Jurors convict Chattanooga man of murder, abuse in 2014 child death

Jurors convict Chattanooga man of murder, abuse in 2014 child death

December 8th, 2017 by Zack Peterson in Breaking News

Rhasean Lowry appears before Judge Christie Mahn Sell on charges of homicide in the death of his girlfriend's 3-year-old daughter Tatiana Emerson.

Photo by Dan Henry /Times Free Press.

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Three-year-old Tatiana Emerson died Aug. 27, 2014 from blunt force trauma. Her mother's boyfriend, Rhasean Lowry, 34, has been charged with criminal homicide and is accused of beating her to death.

Three-year-old Tatiana Emerson died Aug. 27, 2014 from...

Photo by Contributed Photo /Times Free Press.

After roughly four hours of deliberation Friday, a Chattanooga jury said a 37-year-old man was guilty of murder and aggravated child abuse in the 2014 death of 3-year-old Tatiana Emerson.

Rhasean Lowry received an automatic life sentence for the murder conviction and will return to Hamilton County Criminal Court Jan. 31 for sentencing on his child abuse charge.

His defense attorney, Dan Ripper, said there were no clear winners.

"Regardless of the jury's verdict, you've lost a 3-year-old who will never come back," Ripper said after the trial. "Whether the defendant wins this case or loses this case, nobody wins."

Prosecutors began trying Lowry on Tuesday, saying video footage and medical testimony would disprove his story about what happened Aug. 26, 2014.

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At the time, Lowry was living at the Econo Lodge on Bonny Oaks Drive with the child's mother, Melanie Emerson, who also faces a pending criminal charge, and three children total.

Lowry told police he went into the lobby to get milk and coffee before the child fell down a flight of stairs that morning, court records show. As he fished a bottle out of the car, Lowry said he watched Tatiana climb the stairs and trip near the top.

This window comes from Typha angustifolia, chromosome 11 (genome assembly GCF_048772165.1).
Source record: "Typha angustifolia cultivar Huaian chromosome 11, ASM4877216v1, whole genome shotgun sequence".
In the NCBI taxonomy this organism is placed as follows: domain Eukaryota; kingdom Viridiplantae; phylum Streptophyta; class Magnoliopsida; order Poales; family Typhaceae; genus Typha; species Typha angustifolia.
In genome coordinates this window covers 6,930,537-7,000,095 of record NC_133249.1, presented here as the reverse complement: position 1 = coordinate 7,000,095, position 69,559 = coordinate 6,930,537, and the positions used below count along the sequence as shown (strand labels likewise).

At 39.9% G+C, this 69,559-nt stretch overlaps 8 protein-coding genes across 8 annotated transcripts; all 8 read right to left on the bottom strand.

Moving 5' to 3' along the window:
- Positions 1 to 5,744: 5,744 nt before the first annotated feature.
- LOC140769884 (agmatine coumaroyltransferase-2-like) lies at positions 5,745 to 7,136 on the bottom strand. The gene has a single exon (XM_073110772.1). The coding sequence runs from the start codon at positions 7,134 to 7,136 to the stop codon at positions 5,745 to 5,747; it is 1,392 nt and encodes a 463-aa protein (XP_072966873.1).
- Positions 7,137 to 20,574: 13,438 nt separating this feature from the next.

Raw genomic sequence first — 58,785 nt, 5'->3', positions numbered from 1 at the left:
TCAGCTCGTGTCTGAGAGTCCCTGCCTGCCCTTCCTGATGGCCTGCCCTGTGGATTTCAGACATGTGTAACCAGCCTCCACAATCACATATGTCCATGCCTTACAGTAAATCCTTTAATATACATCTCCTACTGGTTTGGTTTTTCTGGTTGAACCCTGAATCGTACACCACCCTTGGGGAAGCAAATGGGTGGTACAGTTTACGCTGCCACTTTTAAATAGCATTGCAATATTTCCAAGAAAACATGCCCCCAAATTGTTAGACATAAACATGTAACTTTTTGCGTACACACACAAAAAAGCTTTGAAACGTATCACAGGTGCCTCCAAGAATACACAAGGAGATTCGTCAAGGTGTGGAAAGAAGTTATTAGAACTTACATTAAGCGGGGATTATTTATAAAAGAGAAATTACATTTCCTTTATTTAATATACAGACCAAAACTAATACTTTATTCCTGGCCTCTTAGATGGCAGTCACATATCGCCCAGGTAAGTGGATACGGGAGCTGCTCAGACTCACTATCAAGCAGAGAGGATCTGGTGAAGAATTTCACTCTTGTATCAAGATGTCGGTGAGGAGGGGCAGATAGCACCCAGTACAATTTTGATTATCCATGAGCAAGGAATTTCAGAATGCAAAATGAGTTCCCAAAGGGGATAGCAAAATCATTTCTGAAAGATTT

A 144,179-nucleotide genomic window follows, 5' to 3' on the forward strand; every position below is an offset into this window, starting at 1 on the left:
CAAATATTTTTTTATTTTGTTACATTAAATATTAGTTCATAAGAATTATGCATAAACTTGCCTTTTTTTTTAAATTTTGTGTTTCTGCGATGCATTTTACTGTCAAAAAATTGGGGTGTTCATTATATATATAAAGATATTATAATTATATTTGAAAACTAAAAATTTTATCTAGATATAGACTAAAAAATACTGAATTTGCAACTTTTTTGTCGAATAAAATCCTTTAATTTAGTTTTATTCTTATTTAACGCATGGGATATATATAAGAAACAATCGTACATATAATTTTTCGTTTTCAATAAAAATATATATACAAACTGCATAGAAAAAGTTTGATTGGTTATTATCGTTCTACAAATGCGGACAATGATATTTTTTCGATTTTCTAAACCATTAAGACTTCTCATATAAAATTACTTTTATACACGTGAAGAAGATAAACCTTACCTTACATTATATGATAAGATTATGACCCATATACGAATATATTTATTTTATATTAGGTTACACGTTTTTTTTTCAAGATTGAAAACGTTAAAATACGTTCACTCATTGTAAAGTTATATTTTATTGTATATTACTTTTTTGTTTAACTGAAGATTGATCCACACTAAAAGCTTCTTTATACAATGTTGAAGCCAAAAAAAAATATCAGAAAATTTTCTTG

Lowry drove her to Parkridge hospital around 10 a.m., but the 3-year-old lost consciousness on the way and died three days later. She had sustained numerous bruises and retinal bleeding.

In closing arguments Friday, prosecutors stuck to their main points: If there was a fall, video footage never showed Lowry getting something from his chair beforehand, as he claimed. Plus, they said, the medical evidence pointed to her having been beaten.

"These are intentional acts," prosecutor Cameron Williams said. "These are 70 blows, 70 inflicted injuries. On the right side of her face, left side of her face, the back of her head. On her trunk, abdomen, back, bottom, legs."

Ripper, however, had a host of arguments and claimed forensic evidence proved parts of his client's story.

The defense attorney said prosecutors couldn't prove Emerson didn't fall down the stairs, and that an independent medical professional found her injuries were consistent with Lowry's account.

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That professional, a former medical examiner in Kansas named Thomas Young, said Emerson's bruising and bleeding could have resulted from going 20 minutes without oxygen followed by hours of intensive medical care.

"Here's an even bigger point that I think should be considered," Ripper said during closing arguments. "If [Lowry's] really trying to disguise this, and trying to make sure nobody finds out, why take her to the hospital at all?"

Prosecutors jumped on both arguments.

"Dr. Young is trying to tell you that [doctors and nurses] are the ones who put these bruises on Tatiana's body," prosecutor Lance Pope said. "That it's associated with medical handling.

"Does that make any sense?" he asked.

Pope said Lowry showed little concern during his interview with police, doubling down on his story while the child's health faltered.

"Does he say one word about Tatiana Emerson, the little girl who's lying in a hospital bed dying?" Pope asked. "Don't believe his lies. Don't be distracted by phony medical proof.

"I'm not asking you to go in that jury room and convict Mr. Lowry because he lied to police," Pope said. "I'm asking you to convict Mr. Lowry because on the morning of Aug. 26 he took that sweet, quiet little girl, and he wrecked her."

Criminal Court Judge Don Poole read charge instructions to jurors around noon, and they worked until 4 p.m. They had the option to convict Lowry of just child abuse and not murder.

Prosecutors also indicted Lowry for rape of a child and false reports in 2014 but dismissed both charges at the beginning of trial this week.

Contact staff writer Zack Peterson at zpeterson@timesfreepress.com or 423-757-6347. Follow him on Twitter @zackpeterson918.

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This story was updated on Friday, Dec. 8, 2017 at 11:55 p.m.